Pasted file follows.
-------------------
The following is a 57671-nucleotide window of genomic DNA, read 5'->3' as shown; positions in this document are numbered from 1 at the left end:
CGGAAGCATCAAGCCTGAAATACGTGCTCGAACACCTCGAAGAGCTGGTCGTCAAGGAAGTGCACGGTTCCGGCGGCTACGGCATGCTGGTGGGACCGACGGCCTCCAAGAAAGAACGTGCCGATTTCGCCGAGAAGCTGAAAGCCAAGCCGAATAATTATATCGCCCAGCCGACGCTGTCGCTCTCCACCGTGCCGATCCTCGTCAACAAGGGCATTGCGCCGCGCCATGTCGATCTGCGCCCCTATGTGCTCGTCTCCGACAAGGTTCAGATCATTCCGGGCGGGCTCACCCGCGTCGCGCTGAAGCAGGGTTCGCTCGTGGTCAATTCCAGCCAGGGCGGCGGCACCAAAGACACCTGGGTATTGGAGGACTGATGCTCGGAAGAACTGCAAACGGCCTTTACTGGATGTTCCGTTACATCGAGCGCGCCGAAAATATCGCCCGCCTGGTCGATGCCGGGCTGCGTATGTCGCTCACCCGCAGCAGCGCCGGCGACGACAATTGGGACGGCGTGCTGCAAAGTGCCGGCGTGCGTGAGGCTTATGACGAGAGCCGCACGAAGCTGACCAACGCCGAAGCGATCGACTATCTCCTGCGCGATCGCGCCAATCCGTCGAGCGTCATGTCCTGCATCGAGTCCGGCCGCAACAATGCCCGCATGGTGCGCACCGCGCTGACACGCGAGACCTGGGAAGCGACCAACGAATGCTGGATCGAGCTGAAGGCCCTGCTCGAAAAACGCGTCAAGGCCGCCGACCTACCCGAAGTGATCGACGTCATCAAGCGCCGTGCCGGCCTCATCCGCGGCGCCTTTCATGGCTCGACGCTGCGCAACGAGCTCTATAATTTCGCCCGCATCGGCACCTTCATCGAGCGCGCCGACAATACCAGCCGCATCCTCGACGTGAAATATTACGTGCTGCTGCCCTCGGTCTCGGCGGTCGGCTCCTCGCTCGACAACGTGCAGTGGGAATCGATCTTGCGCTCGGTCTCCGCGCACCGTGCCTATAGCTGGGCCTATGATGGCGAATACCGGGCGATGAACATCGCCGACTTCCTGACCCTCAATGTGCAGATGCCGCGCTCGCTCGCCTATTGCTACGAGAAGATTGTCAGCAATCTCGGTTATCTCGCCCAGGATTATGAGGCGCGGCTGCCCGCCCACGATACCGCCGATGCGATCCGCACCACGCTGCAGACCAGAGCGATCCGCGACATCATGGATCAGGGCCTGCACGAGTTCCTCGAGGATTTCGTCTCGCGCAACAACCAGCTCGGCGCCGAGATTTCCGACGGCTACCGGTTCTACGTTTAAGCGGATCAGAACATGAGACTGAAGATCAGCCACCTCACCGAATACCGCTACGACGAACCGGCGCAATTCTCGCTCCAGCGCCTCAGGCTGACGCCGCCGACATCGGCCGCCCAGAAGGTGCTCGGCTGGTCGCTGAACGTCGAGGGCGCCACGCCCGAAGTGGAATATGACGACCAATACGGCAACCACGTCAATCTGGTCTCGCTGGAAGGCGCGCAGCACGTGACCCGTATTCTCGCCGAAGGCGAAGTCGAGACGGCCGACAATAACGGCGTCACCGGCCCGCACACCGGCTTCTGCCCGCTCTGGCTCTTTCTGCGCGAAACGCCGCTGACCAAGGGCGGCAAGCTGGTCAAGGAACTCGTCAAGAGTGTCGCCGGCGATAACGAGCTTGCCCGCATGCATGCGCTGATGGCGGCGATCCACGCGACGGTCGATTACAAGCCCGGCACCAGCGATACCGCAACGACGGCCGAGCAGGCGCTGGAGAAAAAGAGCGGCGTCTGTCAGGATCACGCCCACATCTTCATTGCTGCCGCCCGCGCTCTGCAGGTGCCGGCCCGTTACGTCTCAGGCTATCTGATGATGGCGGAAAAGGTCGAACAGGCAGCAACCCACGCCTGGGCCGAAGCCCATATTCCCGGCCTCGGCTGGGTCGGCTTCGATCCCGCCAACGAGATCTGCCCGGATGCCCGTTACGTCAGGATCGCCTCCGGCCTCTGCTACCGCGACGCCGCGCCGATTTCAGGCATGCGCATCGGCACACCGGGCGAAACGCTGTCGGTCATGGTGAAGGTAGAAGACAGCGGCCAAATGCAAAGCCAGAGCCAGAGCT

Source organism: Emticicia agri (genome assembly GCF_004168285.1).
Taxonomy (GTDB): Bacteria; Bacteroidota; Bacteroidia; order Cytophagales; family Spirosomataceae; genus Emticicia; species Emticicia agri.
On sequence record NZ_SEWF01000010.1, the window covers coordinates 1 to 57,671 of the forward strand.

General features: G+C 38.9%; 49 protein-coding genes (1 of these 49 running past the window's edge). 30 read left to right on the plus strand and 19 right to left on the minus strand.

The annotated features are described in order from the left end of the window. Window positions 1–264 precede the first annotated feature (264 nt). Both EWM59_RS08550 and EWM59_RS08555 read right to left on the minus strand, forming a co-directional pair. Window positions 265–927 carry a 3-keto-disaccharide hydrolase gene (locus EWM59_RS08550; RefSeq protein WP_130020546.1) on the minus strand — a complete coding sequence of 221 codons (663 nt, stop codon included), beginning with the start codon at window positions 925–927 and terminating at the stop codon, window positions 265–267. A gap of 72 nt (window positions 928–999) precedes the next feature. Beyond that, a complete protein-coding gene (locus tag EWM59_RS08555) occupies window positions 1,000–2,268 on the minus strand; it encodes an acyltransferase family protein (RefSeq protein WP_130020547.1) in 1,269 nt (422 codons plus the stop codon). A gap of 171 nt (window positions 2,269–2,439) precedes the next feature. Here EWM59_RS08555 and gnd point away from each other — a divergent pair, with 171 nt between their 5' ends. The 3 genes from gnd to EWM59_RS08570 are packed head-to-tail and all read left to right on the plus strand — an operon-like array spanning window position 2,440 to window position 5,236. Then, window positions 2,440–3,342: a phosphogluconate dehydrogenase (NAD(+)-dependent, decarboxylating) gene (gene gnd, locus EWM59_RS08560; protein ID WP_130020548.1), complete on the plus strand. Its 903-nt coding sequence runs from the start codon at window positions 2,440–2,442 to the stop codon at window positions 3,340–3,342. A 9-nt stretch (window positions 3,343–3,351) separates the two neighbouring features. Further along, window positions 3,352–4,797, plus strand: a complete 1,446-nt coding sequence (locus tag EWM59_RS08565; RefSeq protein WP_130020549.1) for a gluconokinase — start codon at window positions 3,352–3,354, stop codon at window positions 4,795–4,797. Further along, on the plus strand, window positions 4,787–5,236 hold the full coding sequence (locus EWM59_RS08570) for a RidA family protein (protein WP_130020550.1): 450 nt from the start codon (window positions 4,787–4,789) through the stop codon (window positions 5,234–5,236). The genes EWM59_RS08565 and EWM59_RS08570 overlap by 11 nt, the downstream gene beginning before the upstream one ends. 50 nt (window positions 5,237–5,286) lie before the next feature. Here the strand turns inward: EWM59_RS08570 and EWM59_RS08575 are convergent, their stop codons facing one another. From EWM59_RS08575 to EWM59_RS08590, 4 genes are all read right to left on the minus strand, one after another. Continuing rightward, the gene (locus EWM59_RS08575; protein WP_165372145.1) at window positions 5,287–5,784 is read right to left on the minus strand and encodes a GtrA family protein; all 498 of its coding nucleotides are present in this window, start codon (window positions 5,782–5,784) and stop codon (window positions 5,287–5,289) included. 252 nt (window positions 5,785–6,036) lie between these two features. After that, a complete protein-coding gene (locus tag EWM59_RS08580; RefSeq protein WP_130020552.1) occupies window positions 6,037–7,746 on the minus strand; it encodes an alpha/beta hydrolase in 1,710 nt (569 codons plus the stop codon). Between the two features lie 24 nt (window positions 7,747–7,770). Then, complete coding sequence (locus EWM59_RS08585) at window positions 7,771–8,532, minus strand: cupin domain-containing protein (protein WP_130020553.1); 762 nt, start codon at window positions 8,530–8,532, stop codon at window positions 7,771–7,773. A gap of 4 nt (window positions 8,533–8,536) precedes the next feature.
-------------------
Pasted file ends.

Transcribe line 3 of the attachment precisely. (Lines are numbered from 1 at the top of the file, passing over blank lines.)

Source organism: Emticicia agri (genome assembly GCF_004168285.1).